Our feet sweat because of heat and exercise, as well as stress. With other areas of the body, sweat can easily evaporate, but with feet it gets trapped between our toes and in socks and shoes. When sweat gets trapped, the bacteria that feed on our sweat release an unpleasant smell, causing foot odour or smelly feet, also known as bromodosis. This continues after we’ve removed our socks and shoes, especially if we put them in a dark place like a cupboard or drawer, where they can thrive.
Do some people's feet sweat more than others?
Some people’s feet naturally sweat more than others, but it doesn’t cause them any problems or discomfort. Changes during puberty, pregnancy and the menopause can also increase foot sweating. And people who stand all day for their job can find their feet sweat more.
A very small percentage of people have excessive sweating, or hyperhidrosis, and some of them may find they only sweat heavily on their feet. This condition is called plantar hyperhidrosis. For some people the problem goes away, while others experience it all their lives.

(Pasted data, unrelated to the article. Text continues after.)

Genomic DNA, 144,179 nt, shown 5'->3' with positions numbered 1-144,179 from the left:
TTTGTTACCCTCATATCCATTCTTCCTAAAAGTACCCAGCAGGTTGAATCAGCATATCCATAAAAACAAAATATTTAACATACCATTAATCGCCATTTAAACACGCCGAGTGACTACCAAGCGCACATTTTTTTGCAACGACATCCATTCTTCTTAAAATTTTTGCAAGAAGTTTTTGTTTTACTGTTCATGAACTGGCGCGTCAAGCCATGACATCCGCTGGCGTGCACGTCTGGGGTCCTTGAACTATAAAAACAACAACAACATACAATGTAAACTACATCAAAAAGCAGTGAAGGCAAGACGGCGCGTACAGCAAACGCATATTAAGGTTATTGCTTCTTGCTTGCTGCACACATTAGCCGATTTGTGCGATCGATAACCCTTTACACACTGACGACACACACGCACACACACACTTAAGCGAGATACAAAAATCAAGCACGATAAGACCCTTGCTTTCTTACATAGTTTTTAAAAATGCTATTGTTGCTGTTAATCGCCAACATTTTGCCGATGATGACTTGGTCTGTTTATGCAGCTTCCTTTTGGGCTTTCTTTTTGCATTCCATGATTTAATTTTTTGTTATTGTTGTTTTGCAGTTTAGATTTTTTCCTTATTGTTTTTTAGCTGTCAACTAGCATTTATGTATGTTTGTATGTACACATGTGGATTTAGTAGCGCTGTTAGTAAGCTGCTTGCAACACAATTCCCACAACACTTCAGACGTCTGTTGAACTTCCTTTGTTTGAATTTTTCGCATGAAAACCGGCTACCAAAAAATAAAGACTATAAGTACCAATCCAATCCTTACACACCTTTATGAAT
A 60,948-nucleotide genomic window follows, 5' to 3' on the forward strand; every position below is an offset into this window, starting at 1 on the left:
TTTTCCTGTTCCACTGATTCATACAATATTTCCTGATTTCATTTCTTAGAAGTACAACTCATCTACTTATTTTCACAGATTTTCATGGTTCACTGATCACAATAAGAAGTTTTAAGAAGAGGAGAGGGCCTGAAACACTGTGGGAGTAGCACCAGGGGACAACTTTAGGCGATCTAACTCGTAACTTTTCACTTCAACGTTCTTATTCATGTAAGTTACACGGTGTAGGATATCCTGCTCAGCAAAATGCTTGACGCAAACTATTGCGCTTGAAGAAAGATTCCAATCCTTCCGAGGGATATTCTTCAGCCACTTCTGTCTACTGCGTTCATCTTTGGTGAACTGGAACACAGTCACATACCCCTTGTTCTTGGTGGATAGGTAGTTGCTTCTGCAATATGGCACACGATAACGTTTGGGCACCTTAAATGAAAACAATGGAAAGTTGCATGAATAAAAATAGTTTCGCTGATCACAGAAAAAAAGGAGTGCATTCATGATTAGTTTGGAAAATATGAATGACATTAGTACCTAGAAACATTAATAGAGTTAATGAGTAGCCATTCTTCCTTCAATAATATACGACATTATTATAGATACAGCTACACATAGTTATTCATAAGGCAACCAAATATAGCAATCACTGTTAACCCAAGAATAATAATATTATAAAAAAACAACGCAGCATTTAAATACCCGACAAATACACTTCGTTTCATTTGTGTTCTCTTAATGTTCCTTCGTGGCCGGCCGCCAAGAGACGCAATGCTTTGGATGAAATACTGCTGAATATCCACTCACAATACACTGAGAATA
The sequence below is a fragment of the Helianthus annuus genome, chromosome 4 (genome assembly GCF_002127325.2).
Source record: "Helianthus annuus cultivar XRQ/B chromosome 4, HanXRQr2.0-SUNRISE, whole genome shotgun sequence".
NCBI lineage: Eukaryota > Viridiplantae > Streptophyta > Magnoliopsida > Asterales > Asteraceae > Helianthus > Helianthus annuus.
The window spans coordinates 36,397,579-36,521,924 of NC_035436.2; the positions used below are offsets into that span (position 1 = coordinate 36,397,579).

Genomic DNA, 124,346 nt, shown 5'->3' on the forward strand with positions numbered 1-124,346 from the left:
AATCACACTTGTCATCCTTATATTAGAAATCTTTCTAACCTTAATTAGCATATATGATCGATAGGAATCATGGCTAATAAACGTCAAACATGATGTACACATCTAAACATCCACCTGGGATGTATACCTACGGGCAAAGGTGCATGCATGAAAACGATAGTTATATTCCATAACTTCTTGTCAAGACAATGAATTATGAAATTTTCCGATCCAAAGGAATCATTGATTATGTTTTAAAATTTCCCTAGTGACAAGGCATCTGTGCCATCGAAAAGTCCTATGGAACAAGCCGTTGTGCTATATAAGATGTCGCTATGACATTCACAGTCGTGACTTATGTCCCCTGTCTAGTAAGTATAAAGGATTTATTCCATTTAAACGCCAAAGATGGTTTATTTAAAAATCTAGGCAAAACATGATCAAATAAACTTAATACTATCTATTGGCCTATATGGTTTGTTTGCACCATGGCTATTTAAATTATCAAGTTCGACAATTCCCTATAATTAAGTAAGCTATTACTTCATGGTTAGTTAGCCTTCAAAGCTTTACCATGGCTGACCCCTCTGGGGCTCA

How do I stop sweaty feet?
Sweat easily gets trapped in our feet and toes, so wash and dry them properly at least once a day.
Socks made from natural fabrics like cotton or bamboo fibres are the best option, as they draw moisture away from the feet.
Change your socks at least once a day.
Wear shoes made from breathable materials, like canvas or leather. Sandals or flip-flops in the summer will help your feet breathe.
Don’t wear the same pair of shoes every day, so they have time to dry out.
For very sweaty feet, wipe surgical spirit between your toes after a shower or bath to help dry them out.
Deodorising insoles and foot powders can help to absorb sweat and keep shoes fresh.
Consider using a foot soap or deodorant – particularly in hot climates.
Other treatments are available for people with excessive sweating or hyperhidrosis of the feet. For more information, speak to your doctor or a professional medical adviser.